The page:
Picture this unlikely scenario: An intoxicated motorist is driving his vehicle at speeds well in excess of the speed limit (let’s say, he’s traveling at 100 mph in a 35 mph zone). As the unsafe motorist approaches a downtown intersection, a jay-walking pedestrian begins to cross the street when it is clearly not her turn (the brilliant-orange “don’t walk” hand is flashing and unmistakable). She has her face buried in the daily newspaper and is wearing headphones, unaware of what’s happening around her. What happens next, as you might have expected, is that the speeding, drunken motorist collides with the inattentive pedestrian, causing her significant injuries and tens of thousands of dollars in hospital bills.
This hypothetical accident was intended to illustrate the legal problem of the “foolhardy” plaintiff–the individual who suffers an injury at the hands of another, though her inattentive, negligent behavior also has contributed to the damage. In layman’s terms, both the motorist and the pedestrian are at fault here. The driver should understand that operating a vehicle at high rates of speed while intoxicated is unsafe and endangers the public. Similarly, the pedestrian should know that she must obey traffic signals and should pay attention to her surroundings as she crosses the street. Thus, both the motorist and the pedestrian have a “duty” to act as a reasonably responsible driver and pedestrian respectively. Under this scenario, however, where both actors to this dramatic collision have breached their duties to act reasonably, causing this accident, who is responsible? Is the pedestrian permitted to recover damages (money) despite having negligently contributed to this accident and her resulting injuries?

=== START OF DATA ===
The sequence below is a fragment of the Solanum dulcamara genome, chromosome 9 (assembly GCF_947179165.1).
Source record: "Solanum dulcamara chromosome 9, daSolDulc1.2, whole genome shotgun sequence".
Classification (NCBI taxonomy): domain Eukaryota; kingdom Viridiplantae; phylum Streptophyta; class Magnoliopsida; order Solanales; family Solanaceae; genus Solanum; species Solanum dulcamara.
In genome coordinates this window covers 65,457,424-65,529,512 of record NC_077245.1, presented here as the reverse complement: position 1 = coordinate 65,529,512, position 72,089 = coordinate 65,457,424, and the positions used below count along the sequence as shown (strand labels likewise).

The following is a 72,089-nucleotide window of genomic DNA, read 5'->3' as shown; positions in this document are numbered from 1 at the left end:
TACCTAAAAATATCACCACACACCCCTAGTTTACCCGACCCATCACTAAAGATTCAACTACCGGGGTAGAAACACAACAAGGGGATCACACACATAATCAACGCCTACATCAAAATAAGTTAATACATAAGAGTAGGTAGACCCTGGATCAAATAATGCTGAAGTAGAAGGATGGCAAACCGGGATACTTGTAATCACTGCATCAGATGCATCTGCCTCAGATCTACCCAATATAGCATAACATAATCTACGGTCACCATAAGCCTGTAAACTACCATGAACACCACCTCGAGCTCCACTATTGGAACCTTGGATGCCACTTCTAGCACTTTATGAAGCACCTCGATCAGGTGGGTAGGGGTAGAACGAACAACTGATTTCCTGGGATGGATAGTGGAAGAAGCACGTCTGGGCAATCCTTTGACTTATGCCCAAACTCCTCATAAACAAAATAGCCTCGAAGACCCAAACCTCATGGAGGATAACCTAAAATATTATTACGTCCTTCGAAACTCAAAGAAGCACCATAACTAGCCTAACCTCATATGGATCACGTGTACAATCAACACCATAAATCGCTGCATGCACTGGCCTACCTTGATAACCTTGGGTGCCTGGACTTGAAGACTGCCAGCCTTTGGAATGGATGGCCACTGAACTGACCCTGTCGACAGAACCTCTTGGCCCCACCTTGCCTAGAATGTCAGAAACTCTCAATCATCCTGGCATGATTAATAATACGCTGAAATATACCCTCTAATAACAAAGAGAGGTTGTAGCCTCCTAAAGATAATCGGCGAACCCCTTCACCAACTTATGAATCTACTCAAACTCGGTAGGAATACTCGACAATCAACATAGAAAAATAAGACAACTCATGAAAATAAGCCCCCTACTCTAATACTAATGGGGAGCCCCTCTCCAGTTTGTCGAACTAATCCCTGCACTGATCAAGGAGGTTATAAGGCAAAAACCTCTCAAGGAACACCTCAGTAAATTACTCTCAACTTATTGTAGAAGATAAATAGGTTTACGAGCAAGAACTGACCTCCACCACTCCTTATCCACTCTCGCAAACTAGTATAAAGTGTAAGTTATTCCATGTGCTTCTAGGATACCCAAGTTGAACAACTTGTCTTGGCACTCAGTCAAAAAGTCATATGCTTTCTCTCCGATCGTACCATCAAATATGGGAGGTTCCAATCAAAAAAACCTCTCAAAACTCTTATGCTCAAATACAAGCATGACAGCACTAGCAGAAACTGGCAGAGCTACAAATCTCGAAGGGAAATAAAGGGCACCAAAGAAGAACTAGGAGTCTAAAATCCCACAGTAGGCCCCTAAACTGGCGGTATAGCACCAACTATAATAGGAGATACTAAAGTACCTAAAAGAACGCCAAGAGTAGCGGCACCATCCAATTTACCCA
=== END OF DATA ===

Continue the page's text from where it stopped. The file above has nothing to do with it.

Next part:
Prior to 1980, Louisiana followed the traditional common-law approach to solving the issue of the “foolhardy plaintiff”–a plaintiff whose negligence contributed to his injury. This common-law approach was known as contributory negligence and operated as a total bar to recovery in a negligence action. While it sounds unduly restrictive of a plaintiffs’ ability to bring and maintain actions for injuries they suffered, this comparative negligence regime required more than just showing that the plaintiff contributed in some way to the injury–instead, the plaintiff had to be legally negligent. They must have had a standard of care (a duty), which, when breached, caused and contributed to their injury and was within the scope of foreseeable risk.